Sharing knowledge and experiences in Kenya

Monday 24 August 2015

In July 2015 Orchid Project returned to Kenya to welcome partner organisations and other people we know working to end FGC to a Knowledge Sharing Workshop (KSW). This workshop followed on from the Training Centre hosted by Tostan in Senegal in March 2015. You can find out more about the participants’ experiences of the TTC here.

Our Kenyan partners SAFE Maa and ECAW attended the KSW, as well as other organisations from Kenya and Tanzania. The 2 day workshop, which took place in Narok, Kenya, was based upon Orchid Project’s theory of change around how the abandonment of FGC happens. Through creative activities, short presentations and role play an interactive forum was created generating deep discussion and learning around key topics, in order to understand and develop approaches and strategies to address FGC. The five key topics included well-being and visioning; human rights; social norms; abandonment of FGC; and challenges faced. Each organisation was able to share their views individually and in teams, share their experiences and learn from others. Evaluation sessions concluded the workshop and allowed each organisation the chance to discuss which skills were transferable to their organisation, whilst creating actions for future development.

Two staff members from Orchid Project’s partner organisations, who took active roles in helping facilitate the session by supporting the group, shared their personal experiences from the KSW with us.

Cess Mugo, Programme Officer at ECAW

Cess Mugo

 “My role at ECAW is to support community led development, empowering the community to be at the forefront of discussing and devising solutions to ongoing challenges.  ECAW aims to raise awareness about FGC, by generating conversation around the topic, with the hope that dialogue on FGC will reach remote neighbouring villages. ECAWs ethos is centred on improving women’s rights. Many women who express gratitude toward the organisation for helping them claim their rights and be accepted by society as equal.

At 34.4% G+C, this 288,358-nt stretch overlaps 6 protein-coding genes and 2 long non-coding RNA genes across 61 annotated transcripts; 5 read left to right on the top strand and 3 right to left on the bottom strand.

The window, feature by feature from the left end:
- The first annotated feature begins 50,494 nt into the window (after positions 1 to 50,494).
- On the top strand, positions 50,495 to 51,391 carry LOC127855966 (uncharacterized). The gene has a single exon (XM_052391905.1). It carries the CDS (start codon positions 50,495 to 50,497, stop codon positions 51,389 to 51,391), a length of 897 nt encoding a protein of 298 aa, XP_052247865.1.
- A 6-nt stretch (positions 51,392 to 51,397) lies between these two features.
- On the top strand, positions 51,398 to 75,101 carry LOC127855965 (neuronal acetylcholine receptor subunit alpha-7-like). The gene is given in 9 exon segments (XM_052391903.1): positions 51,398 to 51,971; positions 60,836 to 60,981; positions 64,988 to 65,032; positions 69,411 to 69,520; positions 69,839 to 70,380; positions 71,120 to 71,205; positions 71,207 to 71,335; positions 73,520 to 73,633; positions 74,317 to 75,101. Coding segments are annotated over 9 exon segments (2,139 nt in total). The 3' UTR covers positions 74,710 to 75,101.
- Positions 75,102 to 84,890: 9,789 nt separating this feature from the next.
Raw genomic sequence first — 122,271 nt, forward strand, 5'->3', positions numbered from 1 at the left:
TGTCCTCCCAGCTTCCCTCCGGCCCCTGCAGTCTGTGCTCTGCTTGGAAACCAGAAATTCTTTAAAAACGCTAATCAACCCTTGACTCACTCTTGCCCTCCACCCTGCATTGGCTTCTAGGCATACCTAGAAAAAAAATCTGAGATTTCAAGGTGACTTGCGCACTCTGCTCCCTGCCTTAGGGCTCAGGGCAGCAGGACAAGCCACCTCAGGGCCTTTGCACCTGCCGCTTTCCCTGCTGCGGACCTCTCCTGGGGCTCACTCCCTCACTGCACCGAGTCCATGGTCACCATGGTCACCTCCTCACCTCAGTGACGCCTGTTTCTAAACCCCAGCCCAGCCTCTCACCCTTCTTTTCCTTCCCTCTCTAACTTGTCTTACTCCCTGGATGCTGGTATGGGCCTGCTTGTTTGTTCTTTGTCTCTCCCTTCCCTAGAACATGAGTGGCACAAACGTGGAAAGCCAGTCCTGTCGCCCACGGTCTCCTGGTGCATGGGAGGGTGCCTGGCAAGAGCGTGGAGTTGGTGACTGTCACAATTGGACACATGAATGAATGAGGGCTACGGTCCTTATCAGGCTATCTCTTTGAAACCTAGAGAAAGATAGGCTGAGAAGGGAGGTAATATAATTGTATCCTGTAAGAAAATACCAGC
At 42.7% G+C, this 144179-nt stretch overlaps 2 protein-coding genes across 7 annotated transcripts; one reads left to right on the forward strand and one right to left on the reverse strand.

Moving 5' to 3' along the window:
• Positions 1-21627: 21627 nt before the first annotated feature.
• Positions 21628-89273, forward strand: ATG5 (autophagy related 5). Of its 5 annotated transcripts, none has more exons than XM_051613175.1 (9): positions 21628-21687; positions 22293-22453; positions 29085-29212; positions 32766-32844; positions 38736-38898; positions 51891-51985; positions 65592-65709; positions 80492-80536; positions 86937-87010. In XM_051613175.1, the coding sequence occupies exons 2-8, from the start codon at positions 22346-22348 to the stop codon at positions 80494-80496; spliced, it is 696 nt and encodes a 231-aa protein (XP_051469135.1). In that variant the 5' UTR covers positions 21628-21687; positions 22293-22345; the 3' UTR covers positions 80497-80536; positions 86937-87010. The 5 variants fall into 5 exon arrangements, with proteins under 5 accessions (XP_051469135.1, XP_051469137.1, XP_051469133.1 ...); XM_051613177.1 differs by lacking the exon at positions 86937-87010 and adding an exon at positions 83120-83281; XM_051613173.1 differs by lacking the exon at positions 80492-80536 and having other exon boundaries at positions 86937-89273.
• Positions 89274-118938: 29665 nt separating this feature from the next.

I’ve been with ECAW for almost 4 years now and it’s been amazing, inspiring and I have learned a lot, especially coming from a different community. This environment allows me to give more and contribute to solutions to challenges that communities are experiencing

Wow, Tostan Training Centre was really amazing! The training gave me an idea on how to integrate human rights into my activities as a very simple, not complicated, subject. It also gave me ideas on how I can introduce and facilitate on social norms. Before Tostan, social norms was a big subject and I wouldn’t have known how to facilitate on it. After Tostan and Orchid Project’s Knowledge Sharing Workshop, my knowledge on social norms and especially how to facilitate on them has increased and becomes clearer at every level. The simple ways in which we can bring in the human rights approach and social norms were my highlights, especially how I can bring them back to the community I am working in and how ECAW can reinforce them.

Orchid’s Project’s Knowledge Sharing Workshop showed me that we are facing similar challenges to other organisations. Learning about how other organisations are dealing with these challenges was very encouraging to me. How SAFE Maa handle the Clan of Elders and cutters was what ECAW was looking forward to start doing but we didn’t have an idea of how to start integrating this into our activities. The biggest impact of the workshop for me was learning how I can work with the Clan of Elders and circumcisers to be more effective. Also, my knowledge increased again on social norms to another level.”

Amos Leuka, Project Manager at SAFE Maa

Amos Leuka and Sarah Tenoi, SAFE Maa

SAFE focuses on four key areas when working to reduce FGC prevalence rates in and around Loita Hills: devising and presenting performances, training workshops with circumcisers to promote an alternative rite of passage, health clubs in schools to educate young learners about FGC and Moran clubs to advise the new generations to marry uncut girls. We are pioneers, bringing a new generation of uncut girls that are respected and valued members of the local community.

The Tostan Training Centre enabled a network to develop with other people with similar interests and objectives which is growing with me and my organisation. The social norms approach has also really impacted me and my organisation because we are working toward ending the practice and we have seen that it is just a social norm and we need to let the community understand and change for the better.

Orchid Project’s Knowledge Sharing Workshop was like a refresher course on what I learned in Tostan. I met my friends with whom I shared during Tostan and met other organisations, broadening our network to add to end the practice.”